Yesterday, the strong winds violently shook my solid holly tree, whipped my small garden flag, and swirled my hair all around me as I took out the garbage. Today, a gentle breeze soothes my roses from the warmth of the Spring Sun. And as the bees buzz around searching for new buds and the butterfly flutters, they fight with the wind. Meanwhile, the roses sway in the motion of the wind as if relaxed by it’s movement.
I wonder why it is we all too often fight with the wind for the wind signifies the Spirit of God. Jesus informs us God is Spirit and where it comes from and where it goes we cannot easily determine. We can only do so by listening to the sound of it (see John 3:3-8). Christ teaches much depth in such analogies, but one could decode the importance of listening for the Voice of His Spirit or His Wind in order to follow Him wherever He blows. Furthermore, we cannot see His Holy Spirit as the Jews could see His flesh, but we can see the effects of Him blowing around us, in us, and through us. Do you fight the sound of His wind as a struggling insect or do you welcome it like a relaxed rose? What does His Wind sound like to you? What does He look like in your garden? Life is too short to fight with the wind.
Upon letting the roots of my newly purchased bare root rose soak in a bucket of water for approximately 24 hours, I decided to recruit my 11 year old son in helping me plant it. Although willing to help me out, my son was not keen on getting his hands too dirty. After all, his hands prefer Legos and videos games. Nevertheless, I figured he could use the sunshine and learn a thing or too in the process. After choosing the desired area of where I wanted to plant my new rose, we saturated the ground to make the digging easier while also testing the drainage of soil. My son and I then took a few turns plunging the shovel in the dirt till we reached the width and depth we needed. By this point, we were ready to transplant the bare root rose from being in the bucket filled with water to it’s permanent home in the ground. Because the ground was reasonably muddy, I put on pink rubber gloves to protect my freshly painted nails. Apparently, even I don’t like to get my hands too dirty!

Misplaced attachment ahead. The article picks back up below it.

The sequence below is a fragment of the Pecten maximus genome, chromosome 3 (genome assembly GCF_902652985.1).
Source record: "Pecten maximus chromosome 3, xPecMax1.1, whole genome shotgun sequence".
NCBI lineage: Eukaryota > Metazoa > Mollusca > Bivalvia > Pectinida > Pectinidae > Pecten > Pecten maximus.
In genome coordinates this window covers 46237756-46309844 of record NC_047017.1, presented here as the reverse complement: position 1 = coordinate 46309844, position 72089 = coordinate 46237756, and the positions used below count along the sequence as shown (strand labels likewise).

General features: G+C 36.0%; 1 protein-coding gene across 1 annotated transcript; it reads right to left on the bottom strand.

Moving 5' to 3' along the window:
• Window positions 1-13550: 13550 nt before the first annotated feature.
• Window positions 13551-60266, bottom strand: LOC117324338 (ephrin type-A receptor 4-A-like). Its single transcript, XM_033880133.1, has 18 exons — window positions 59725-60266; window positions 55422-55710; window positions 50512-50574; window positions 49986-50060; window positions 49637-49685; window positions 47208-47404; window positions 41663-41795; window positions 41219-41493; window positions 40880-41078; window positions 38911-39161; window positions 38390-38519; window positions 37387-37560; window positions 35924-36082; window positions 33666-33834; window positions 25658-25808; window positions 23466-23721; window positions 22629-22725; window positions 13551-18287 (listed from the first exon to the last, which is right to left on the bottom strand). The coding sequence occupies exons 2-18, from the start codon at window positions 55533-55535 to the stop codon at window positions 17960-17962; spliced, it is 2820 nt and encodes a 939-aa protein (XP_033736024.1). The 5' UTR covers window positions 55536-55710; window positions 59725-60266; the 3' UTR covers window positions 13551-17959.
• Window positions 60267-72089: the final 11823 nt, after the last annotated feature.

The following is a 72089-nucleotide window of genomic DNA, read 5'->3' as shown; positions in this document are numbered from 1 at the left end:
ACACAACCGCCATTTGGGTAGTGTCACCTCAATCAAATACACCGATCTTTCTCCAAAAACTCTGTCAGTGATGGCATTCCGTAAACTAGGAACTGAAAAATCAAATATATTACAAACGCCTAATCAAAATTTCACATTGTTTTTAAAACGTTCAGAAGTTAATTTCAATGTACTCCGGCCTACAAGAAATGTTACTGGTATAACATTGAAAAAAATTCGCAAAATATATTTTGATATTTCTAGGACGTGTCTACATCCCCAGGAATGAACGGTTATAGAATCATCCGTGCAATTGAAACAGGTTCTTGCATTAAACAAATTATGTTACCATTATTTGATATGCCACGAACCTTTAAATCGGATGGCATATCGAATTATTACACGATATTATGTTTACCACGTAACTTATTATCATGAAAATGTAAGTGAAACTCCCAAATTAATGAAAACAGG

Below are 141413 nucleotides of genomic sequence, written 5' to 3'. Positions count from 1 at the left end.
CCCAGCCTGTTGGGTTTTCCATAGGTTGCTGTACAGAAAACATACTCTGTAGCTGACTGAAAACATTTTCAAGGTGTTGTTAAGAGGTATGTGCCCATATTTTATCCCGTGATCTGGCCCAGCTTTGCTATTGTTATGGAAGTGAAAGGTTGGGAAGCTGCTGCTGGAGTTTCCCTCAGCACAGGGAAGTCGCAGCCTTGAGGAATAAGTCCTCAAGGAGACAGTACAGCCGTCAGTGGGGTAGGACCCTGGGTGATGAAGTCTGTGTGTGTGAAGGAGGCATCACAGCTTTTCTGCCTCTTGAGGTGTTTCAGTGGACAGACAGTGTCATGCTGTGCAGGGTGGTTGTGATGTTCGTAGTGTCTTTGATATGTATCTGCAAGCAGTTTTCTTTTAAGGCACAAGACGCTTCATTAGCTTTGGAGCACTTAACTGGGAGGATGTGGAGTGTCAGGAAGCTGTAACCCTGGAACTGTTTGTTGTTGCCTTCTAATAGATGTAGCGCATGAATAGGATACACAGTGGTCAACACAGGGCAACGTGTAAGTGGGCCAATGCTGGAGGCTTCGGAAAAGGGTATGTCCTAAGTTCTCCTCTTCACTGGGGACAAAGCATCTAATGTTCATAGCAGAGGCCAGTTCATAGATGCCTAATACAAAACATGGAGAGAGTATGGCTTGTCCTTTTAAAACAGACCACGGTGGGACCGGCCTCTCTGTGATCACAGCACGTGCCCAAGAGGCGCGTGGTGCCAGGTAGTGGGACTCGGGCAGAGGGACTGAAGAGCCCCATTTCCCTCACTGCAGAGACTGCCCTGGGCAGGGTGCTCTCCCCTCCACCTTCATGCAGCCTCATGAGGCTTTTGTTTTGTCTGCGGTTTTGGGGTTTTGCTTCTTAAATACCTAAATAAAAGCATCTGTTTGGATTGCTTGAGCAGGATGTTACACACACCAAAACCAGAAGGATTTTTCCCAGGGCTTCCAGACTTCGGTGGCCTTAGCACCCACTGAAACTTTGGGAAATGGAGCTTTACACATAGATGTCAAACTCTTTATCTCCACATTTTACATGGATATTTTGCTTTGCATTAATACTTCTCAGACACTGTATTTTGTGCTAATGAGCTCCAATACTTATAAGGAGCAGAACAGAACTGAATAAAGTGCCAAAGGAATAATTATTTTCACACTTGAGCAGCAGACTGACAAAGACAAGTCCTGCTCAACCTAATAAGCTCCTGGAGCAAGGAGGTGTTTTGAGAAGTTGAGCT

I proceed to create a mound of soil in the shape of a pyramid within the hole so I could rest the rose on top of the mound while sprawling it’s roots out as best as possible for optimal growth. While holding the rose in one hand, or glove I should say, I used the other to pack the dirt around the roots as well as the dirt around the base of the rose till she was firmly secure. Overall, the process of planting our newly adopted rose was a success, but we sure did make a muddy mess.
Many days later, I reflect on how we as Christians often like the beauty of our Christian traditions and concepts much like we enjoy the beauty of roses or the idea of a lovely garden. However, we don’t usually like to be too inconvenienced by getting our hands dirty. It’s far easier to be comfortable in our faith journey or to be what I call “convenient Christians” than followers of Christ willing to follow Him all the way to our own cross and eventual resurrection. More often we prefer to stand around like my son and watch others get dirty for God. Or if we do take the plunge, we set limits on our love by wearing gloves so the depth of our devotion doesn’t stain our nails, alter our appearance, or even transform us.And yet, Christ’s devotion willingly took the depth of a few nails to remove our sinful stains with the hopes we’d be firmly rooted in His garden.